So far what it hasn't been is cheap, but I'm planning to try to use this blog to record the "credit crunch kitchen" versions of the healthy living/weight loss recipes I find or devise.
The first really GOOD adaptation of home food I've done was a homestyle masoor daal. This red lentil dish has always been a favourite comfort food, and as yesterday was the first anniversary of my very beloved (and complete foodie) Uncle's death, I wanted to make something he loved. However on a "Year's Mind" (death anniversary) we usually keep a vegetarian "fast", so daal was clearly the way forward.
I "measured" the lentils (split red lentils, or "masoor") as I always do, 2 cupped handsful per person, but I have small hands, and don't mind leftovers. I would say 300g would feed 4-5 people with rice.
I then added 1 tsp of ground coriander, and optional tsp of ground cumin, and a pinch of turmeric powder. Then add a teaspoon of salt.
Cover with water so that there is about an inch of water showing above the level of the lentils. Now either put a lid on and boil and simmer until the lentils are soft (20-30 mins), or if using a pressure cooker: lid, bring to pressure and cook for 7-10 minutes.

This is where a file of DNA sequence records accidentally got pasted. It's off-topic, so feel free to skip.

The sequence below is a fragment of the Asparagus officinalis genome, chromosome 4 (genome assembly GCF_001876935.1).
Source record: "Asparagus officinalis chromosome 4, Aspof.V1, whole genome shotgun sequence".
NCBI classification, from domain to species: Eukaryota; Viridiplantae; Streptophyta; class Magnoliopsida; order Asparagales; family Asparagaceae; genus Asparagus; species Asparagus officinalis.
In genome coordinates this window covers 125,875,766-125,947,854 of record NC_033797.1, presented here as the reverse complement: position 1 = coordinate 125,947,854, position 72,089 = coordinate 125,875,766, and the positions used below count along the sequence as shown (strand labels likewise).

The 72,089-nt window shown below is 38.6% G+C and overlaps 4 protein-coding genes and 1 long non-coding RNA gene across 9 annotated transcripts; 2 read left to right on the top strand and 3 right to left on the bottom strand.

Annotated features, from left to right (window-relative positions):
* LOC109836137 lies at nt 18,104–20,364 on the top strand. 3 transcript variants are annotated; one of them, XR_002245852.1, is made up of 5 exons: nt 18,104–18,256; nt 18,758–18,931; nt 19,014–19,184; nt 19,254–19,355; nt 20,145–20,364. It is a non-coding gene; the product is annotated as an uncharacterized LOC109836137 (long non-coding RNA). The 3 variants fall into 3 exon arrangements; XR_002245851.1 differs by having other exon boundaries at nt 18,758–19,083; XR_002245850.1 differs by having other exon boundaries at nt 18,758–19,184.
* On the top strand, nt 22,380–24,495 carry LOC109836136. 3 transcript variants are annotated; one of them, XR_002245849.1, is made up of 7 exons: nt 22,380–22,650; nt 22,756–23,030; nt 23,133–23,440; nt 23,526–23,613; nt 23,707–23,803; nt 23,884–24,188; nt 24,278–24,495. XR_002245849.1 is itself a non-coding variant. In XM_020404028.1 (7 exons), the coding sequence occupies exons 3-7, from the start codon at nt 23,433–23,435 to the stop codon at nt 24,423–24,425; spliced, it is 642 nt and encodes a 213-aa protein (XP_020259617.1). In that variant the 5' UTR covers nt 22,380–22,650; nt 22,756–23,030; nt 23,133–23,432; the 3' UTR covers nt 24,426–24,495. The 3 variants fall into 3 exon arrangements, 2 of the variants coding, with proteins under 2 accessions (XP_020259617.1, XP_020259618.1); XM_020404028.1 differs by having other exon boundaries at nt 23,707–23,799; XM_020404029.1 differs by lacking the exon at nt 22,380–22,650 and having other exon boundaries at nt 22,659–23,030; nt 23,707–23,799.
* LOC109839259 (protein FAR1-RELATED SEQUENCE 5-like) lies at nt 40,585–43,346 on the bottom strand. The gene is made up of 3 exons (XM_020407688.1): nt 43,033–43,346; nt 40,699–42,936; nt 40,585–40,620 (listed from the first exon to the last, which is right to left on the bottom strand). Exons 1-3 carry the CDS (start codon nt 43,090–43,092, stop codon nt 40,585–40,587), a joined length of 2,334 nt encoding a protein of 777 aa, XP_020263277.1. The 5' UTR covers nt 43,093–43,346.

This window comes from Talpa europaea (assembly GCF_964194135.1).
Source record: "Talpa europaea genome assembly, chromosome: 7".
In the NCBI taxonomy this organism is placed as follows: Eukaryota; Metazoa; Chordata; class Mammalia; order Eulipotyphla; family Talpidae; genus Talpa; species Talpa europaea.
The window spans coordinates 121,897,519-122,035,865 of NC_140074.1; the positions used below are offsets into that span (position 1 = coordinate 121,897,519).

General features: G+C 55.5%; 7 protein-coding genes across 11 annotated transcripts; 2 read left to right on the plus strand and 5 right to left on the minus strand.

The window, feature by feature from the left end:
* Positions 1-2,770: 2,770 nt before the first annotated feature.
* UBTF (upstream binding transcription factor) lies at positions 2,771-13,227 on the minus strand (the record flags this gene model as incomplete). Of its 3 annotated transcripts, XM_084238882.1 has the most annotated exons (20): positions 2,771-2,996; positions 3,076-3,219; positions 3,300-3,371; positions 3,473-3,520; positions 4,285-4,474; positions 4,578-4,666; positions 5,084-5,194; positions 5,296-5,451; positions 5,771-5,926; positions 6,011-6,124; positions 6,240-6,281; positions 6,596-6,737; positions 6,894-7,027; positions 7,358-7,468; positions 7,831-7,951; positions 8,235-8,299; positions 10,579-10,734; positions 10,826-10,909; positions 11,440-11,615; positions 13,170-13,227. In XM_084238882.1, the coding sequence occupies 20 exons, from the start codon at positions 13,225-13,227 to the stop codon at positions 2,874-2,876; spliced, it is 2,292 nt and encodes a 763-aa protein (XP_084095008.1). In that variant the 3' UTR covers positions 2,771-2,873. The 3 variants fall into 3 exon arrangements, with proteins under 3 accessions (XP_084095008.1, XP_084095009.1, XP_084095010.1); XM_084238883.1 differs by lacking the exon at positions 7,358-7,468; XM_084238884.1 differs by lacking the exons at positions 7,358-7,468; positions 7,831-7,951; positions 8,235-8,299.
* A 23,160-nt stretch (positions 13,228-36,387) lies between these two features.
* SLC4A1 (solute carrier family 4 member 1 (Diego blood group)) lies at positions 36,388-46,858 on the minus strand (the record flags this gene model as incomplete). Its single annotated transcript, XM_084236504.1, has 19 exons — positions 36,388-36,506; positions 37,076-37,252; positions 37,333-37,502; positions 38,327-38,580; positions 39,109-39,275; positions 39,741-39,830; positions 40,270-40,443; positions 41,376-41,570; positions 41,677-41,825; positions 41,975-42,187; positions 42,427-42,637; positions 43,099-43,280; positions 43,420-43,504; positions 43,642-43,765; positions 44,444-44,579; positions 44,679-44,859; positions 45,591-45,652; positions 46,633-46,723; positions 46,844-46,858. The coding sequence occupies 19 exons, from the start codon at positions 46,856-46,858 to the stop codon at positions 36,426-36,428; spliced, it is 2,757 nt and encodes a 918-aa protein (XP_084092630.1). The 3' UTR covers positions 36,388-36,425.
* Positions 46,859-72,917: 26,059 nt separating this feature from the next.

While the lentils cook, spray a non-stick frying pan with Frylight (I used the coconut one) or up to 7 sprays of proper olive oil spray and fry the following in this order, leaving a few minutes before adding the next:
half an onion, finely SLICED
half and onion, finely CHOPPED
a cube of frozen grated ginger, or a teaspoon of finely chopped/grated ginger.
2-3 sliced cloves of garlic.
Allow plenty of time and a low flame to let these all soften well.
Add these to the pan of lentils and stir, return the frying pan to the heat, (using more oil spray if needed) and fry 2 chopped fresh tomatoes, until well collapsed, and then add to the lentils.
Finally stir in a tablespoon of tomato puree.
If you want this a bit more creamy, you can also add a good dollop of fat free yogurt or low fat fromage frais.
Serve with rice. On this occasion, I cooked a cupful of frozen peas with the rice, to make what I always called "party rice" because we never ate this except on weekends at people's homes at the "share parties" I have described before.